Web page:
What aspects of your work do you enjoy the most?
Due to my current physical limitations I spend much of my time doing research on everything related to nursing in particular and healthcare in general. I enjoy being able to be an advocate for my profession and colleagues as well as watchdog of our local government ensuring that they meet our state’s open meeting laws, as well as educating citizen’s on how to hold our elected officials accountable. Doing this has helped me remain positive about my present condition as a person living with chronic pain and RSD. It also in many ways mimics the excitement and challenge that working with critically ill children in both PICU and NICU energized me. The adrenaline rush and reward of seeing a critically ill child or neonate go from “death’s door” at one moment to chuckling and smiling the next.
What advice would you give to new graduates for getting hired after graduation?
Be perseverant. Don’t expect to get your “dream job” right out of school, be willing to work your way up the ranks and realize that that might mean having to work the so-called less glamorous shifts, units or positions. Think about volunteering at your local clinic, nursing home or similar workplace if jobs are scarce. Most hospitals today, unfortunately, are looking for nurses with acute care experience, which can make it difficult for a new grad because without getting hired on as a nurse they may have a hard time acquiring the requisite acute care experience. Be creative, how about spending a few years as a nurse in an underserved community such as Native American health clinics and working for an aid organization such Doctors without Borders, Peace Corps, Operation Smile and other similar organization.
What is the key strength you bring to your career and how would you advise new graduates to mine their own strengths to further their careers?
I think that much of my success has to do with being raised by parents who themselves were not “traditional.” My mother was older when she had me and had a booming career as a turnaround expert for failing bakeries in Paris, France, which was a very uncommon role for a woman during the 1940s. My father doted on me challenging me intellectually at all times. Teaching me to read the newspaper at a very early age, museum outings every weekend and so forth which lead me at an early age to constantly feed my intellectual curiosity.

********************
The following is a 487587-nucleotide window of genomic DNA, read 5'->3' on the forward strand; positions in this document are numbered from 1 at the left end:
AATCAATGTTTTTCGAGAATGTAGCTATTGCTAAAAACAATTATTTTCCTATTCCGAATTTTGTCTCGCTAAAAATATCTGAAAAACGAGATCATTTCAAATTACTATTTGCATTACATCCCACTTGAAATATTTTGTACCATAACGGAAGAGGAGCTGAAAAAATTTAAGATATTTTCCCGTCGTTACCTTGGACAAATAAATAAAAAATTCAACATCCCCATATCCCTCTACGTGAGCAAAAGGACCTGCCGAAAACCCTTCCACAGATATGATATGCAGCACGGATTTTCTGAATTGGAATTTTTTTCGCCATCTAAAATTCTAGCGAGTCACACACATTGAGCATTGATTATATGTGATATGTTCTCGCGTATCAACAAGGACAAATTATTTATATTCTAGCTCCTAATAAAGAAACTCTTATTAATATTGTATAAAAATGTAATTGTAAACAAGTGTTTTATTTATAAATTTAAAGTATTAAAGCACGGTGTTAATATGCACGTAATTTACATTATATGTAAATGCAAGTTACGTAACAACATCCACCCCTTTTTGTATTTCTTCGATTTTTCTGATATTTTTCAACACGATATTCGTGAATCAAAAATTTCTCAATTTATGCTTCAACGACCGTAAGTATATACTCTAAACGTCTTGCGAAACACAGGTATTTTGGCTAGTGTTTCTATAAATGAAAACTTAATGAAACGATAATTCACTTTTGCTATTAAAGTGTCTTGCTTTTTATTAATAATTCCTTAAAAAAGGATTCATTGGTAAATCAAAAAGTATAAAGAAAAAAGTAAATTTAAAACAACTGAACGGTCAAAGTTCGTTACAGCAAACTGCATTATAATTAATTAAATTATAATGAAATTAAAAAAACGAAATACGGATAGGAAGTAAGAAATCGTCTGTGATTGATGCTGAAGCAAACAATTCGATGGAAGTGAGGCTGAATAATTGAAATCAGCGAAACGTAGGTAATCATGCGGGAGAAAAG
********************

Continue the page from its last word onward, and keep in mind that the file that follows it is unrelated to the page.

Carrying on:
Later as a young Army wife I moved constantly with my husband as we were stationed in various bases both in the US and overseas. I learned to perfect my English by watching such iconic programs as I Love Lucy, The Honeymooners and Mayberry RFD. I think these experiences made the building blocks that have allowed me to continually stretch and reach new goals whenever I’ve accepted another challenge.
If I were to share some words of wisdom with a new graduate it would be to never stop educating yourself, and not just in the traditional sense of going to college, but read like your life depended on it. Read newspapers, magazines, books, blogs, watch television programs all types including the news. Don’t limit yourself to just one-side of the story if you love CNN watch Fox News as well and vice versa. Travel whenever the opportunity presents itself so you can see how wide and diverse the world truly is. And if English isn’t your first language, as it was in my case, perfect your English by watching programming that has a lot of comedy because you know you’ve mastered your new language when you get the jokes!
We’d like to thank Genevieve for being so generous with her time and sharing her insights and advice with our readers. You can learn more about Genevieve M. Clavreul at Solutions Outside the Box.